Interview October – Jenni

Our Interview October series continues with our next guest, Jenni Lock. Let’s meet her now:

JenniLock

Introduce yourself and tell us a bit about you…  

My name is Jenni Lock.  I’m 43 years old and hail from Ohio. I created Jenni’s Guts blog in 2008 and write about my journey with intestinal nonsense and other health issues.  My sense of humor and sarcasm are all part of my charm. I have a deep love for animals, learning about everything, socializing from a far, and my beautiful daughter.

Chronic illness(es)/disabilities I have… 

Crohn’s disease, Irritable Bowel Syndrome, Bile Acid Malabsorption, chronic nausea and diarrhea mainly. However, I also suffer from Fibromyalgia, Anxiety, Depression, Insomnia and struggle with a touch of PTSD.

My symptoms/condition began… 

I started having health problems in roughly 1990, though I wasn’t officially diagnosed with Crohn’s until 1995.  Everything else wrong with me just snowballed over the years after that.

My diagnosis process was… 

Difficult. I suffered from a lot of stomach pain, back pain, joint pain and lost about 15 pounds due to running to the restroom about 15-20 times a day. My family doctor told me I was depressed and needed Prozac. That didn’t help so I went to a specialist. The specialist told me I had Irritable Bowel Syndrome and needed to eat more fiber and scheduled me for a sigmoidoscopy, but everything came back normal so I was, again, told to eat more fiber and decrease my stress. I quickly found out fiber made things worse and I continued to get sicker and sicker. I went to a different specialist who did many more tests but everything came back normal except for one blood test. It showed an inflammation/infection rate of seven times the normal rate. I exhausted all the testing options so I was scheduled for surgery to figure out what was happening inside me.  During surgery they found I had about 3 1/2 feet of severely inflamed small intestine and the final diagnosis was Crohn’s disease.  The whole diagnosis process took about 2 years.

The hardest part of living with my illness/disabilities is… 

My inability to do things with my family and friends because of being tied to a restroom and not feeling well enough.  Especially not being able to travel and go to fun events.  I’m not able to do a lot of things with my daughter because of this and it is really hard for me to continually have to say, “No, I’m sorry but I’m too sick” or “I can’t because of the bathroom situation.”

A typical day for me involves… 

After an exhausting night of not sleeping well, or even at all, the mornings are usually met with many trips to the restroom which continues throughout the day but most of the time tapers off at least a little throughout the day.  I watch a lot of movies and television, read and research, or put on music and draw.  I’m unable to work so I mainly just try to keep myself from going stir crazy.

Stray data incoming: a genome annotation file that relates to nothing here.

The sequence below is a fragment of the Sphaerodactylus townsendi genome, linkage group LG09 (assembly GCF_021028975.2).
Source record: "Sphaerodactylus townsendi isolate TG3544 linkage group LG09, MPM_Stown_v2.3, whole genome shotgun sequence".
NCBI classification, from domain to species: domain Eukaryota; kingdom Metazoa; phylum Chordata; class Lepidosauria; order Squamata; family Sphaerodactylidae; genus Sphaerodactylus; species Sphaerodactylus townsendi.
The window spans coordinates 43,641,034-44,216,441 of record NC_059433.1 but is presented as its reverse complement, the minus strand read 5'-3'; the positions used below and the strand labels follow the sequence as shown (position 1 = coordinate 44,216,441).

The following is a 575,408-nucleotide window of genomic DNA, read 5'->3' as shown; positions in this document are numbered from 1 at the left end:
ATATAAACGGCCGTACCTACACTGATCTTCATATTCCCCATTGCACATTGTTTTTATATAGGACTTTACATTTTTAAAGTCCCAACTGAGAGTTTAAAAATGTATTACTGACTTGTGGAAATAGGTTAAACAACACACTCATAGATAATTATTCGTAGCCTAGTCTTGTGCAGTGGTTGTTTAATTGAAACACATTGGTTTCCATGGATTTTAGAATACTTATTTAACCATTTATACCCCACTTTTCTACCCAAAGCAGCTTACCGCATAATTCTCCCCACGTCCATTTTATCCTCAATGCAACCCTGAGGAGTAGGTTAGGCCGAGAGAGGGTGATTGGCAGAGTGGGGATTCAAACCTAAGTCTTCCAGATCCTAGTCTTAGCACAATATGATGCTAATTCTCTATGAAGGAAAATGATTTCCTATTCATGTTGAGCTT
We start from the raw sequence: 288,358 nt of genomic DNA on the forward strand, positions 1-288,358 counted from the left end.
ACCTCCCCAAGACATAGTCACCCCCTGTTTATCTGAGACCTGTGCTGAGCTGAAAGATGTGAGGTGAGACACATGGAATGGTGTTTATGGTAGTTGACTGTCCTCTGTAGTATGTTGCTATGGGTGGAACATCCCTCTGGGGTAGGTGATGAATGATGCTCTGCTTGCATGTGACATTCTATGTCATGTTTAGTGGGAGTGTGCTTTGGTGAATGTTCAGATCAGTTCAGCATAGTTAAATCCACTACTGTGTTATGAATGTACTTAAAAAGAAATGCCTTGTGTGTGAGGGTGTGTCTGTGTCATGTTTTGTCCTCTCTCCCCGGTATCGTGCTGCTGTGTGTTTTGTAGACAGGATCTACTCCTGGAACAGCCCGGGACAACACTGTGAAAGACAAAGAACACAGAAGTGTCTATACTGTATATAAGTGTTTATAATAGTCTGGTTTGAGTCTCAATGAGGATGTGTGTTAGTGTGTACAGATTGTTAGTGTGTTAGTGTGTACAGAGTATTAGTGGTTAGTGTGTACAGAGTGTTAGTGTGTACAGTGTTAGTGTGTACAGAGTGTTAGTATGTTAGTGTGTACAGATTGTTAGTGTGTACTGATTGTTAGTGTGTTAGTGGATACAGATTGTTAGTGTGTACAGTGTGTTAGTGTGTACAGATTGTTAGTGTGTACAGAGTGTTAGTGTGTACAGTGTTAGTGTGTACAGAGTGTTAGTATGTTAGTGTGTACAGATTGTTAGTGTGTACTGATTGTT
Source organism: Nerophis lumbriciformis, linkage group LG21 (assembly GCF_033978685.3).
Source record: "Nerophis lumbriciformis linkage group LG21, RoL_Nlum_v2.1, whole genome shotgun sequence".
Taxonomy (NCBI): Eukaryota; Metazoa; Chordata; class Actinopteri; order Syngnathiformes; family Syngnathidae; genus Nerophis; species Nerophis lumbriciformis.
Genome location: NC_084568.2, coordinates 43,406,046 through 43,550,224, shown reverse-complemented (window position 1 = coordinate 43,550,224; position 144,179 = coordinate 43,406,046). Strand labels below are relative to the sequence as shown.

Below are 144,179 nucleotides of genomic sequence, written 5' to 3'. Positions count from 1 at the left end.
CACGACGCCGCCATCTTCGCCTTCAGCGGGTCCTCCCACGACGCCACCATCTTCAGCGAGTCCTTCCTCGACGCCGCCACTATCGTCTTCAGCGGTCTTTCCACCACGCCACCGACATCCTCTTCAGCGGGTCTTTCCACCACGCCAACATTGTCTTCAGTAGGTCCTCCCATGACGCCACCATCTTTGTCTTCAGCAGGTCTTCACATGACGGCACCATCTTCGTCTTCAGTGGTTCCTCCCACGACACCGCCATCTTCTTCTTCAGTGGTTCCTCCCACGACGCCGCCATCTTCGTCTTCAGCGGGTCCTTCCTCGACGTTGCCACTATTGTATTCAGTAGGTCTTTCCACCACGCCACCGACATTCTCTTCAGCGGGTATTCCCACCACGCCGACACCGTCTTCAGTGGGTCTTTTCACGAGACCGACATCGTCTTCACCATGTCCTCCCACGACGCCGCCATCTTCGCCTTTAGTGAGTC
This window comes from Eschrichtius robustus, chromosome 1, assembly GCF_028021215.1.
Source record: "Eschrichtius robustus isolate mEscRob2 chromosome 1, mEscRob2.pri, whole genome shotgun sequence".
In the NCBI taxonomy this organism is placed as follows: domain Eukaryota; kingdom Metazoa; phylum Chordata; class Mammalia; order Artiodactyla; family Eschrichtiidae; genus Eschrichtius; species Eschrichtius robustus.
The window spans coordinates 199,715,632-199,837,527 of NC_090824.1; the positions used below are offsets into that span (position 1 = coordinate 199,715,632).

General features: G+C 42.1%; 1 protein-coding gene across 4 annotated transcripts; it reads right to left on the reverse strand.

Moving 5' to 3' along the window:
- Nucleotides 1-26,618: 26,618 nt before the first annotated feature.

The one thing I cannot live without is… 

Laughter.

Being ill/disabled has taught me… 

I can be a person with a disability (or many actually) but it doesn’t define who I am.  I’m so much more than just someone with medical problems.  And it has taken struggling with so many things wrong with me to actually figure that out.

What advice would I give someone recently diagnosed… 

This diagnosis isn’t the end of you. Study and learn as much as you can about your illness from every source you can get your hands on (except WebMD!!).  You have an inner strength that you never knew you had so use it to fight for proper health care and proper treatments and don’t ever, EVER settle for less – not from your doctors, healthcare professionals, or anyone else.  You’re worth it!

My support system is…

My family and friends.  And a furry little friend or two always make things better!  (Shoutout to all the pets I have had along the way – I miss you guys!)

If I had one day symptom/disability-free I would… 

Grab my daughter, get in the car and just drive.  We would go to all the places she always wanted to go and do all the things she wanted to do that I couldn’t because traveling, for me, is so difficult.

One positive of having a chronic illness/disability is…

All the communities out there that have allowed me the opportunity to meet people and learn about their stories.  I’m so fortunate that my blog has reached so many people and we all get to help each other cope.  I think it is so important to have a community of people who understand, even if they are hundreds of miles away from you and you never physically meet each other.

My link is:

JennisGuts.blogspot.com

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